We suspect that you’ve heard the proverb, “It never rains but that it pours”.
It means that when bad stuff starts, you often get a whole lot of it hammering down on you – a literary way of suggesting that things are going to get worse before they get better.
People have been saying that proverb for 300 years or more, but it could have been written especially for Equifax, the way things are going.
First there was the breach, then the silly domain name, then the tweet that advertised a mis-spelling of the silly domain name, then the news that the breach was bigger than first thought, and then the news that the breach was bigger than first thought by more than was first thought.
How do you top that?
According to security blogger Randy Abrams, you top it by getting hit by malvertising.
That’s when a third-party company that you trusted to deliver content into your website (ads, perhaps, or some sort of tracking service)…
…screws up and delivers dodgy content that turns your site into a temporary but visible purveyor of tat.
Abrams published a short video showing him browsing to Equifax’s signup page to request a personal information check – as you might do after a breach.
(Abrams says he was signing up so he could check his data because he suspected there might be a mistake in it that he wanted to correct.)
He started here:
But then you see his browser quickly bouncing him through a sequence of third-party domains, ending up on a content delivery network called
centerbluray, which promptly offered up a fake Flash Player Install that claimed it would update you to the latest version of Flash:
As Abrams drily quipped on his blog:
Seriously folks. Equifax has enough on their plate trying to update Apache. They are not going to help you update Flash.
According to Reuters, Equifax explained the blunder as follows:
The issue involves a third-party vendor that Equifax uses to collect website performance data, and that vendor’s code running on an Equifax website was serving malicious content.
In a word, malvertising, which we defined above.
The page that Abrams was on when the SNAFU happened now redirects to an Equifax holding page that tells the story rather differently (and uses an unencrypted, unauthenticated HTTP page to present its upbeat message about better service, too):
So, there you have it – Equifax is “working diligently to better serve you.”
As we said at the start, it never rains but that it pours.
5 comments on “Equifax website hit by malvertising – will the pain never end?”
Was it malvertizing? My understanding is it is an Fireclick analytics js that is implicated.
I hear you, but I am happy with the definition I came up with in the article, namely that malvertising is “when a third-party company that you trusted to deliver content into your website (ads, perhaps, or some sort of tracking service) screws up and delivers dodgy content that turns your site into a temporary but visible purveyor of tat.”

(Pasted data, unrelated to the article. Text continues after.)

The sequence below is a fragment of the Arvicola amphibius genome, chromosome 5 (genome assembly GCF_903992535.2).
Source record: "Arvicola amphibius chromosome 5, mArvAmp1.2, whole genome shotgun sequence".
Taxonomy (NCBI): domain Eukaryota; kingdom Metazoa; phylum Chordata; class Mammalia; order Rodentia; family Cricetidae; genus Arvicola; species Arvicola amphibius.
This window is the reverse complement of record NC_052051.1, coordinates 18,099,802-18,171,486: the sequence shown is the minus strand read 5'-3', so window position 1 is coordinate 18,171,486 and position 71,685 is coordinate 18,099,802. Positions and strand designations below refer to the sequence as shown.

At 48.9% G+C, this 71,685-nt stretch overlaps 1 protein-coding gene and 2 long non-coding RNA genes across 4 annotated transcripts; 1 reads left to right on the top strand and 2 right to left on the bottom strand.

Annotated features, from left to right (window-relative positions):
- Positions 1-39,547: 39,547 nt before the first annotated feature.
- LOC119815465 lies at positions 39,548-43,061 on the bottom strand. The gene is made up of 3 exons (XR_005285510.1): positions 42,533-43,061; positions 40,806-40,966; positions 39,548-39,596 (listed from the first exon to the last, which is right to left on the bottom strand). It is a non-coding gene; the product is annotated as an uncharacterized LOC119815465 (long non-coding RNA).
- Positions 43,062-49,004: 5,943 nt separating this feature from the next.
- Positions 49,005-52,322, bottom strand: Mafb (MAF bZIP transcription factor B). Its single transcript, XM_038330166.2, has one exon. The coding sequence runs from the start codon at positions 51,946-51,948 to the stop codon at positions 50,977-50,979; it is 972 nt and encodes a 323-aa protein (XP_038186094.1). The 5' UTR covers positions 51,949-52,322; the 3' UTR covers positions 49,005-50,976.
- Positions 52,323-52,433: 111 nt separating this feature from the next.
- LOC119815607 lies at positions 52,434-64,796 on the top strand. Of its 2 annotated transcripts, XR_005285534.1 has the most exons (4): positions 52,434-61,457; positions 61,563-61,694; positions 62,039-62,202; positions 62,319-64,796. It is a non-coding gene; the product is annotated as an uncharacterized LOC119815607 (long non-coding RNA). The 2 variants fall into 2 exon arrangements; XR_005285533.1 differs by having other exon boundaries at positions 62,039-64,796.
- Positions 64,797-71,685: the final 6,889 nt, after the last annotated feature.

Technically, one could call this sort of blunder “malanalytics” or “maltracking”, and be dutifully specific, but then you’d need a different term for what is a very similar style of attack (poisoned third-party web content) for every type of content-injection service that might get compromised.
I figured that the word “malvertising” would do just fine – in the same way we use “malware” generically to describe a process that ends up with malicious software installed, no matter how it got in.
After all, what you end up with in this case is “malevolent content injected into your browser’s web stream, as part of a third-party service, in order to promote malicious or otherwise dodgy tat.”
The “malicious or otherwise dodgy tat” doesn’t even have to be malware at least in my book. Any sort of foistware, or disingenuous offer, or survey scam, or potentially unwanted app would justify calling a poisoned web stream “malvertising” in my book – the promotion of unwanted, unexpected or otherwise odious content of any sort makes it “malevolent advertising”, for which the word “malvertising” seems a perfect fit, even if that is extending that word’s original usage a bit.
Simply put, you could say that this is a “malvertising attack carried out through content injected by a compromised analytics or tracking comosny”.
Ok, but tat? Meriam’s dictionary suggests this is a biological noun for viral replication…
Stretch on Paul. I love to read you. 😎
I didn’t realise that “tat” in that context was British (or at least non-American, as you will hear it widely through the Commonwealth of Nations), so in case anyone is battling with the word, we’ll quote from the New Oxford American Dicitonary to explain it as:
Equifax is “working diligently to better serve you” up to identity thieves and other bad actors.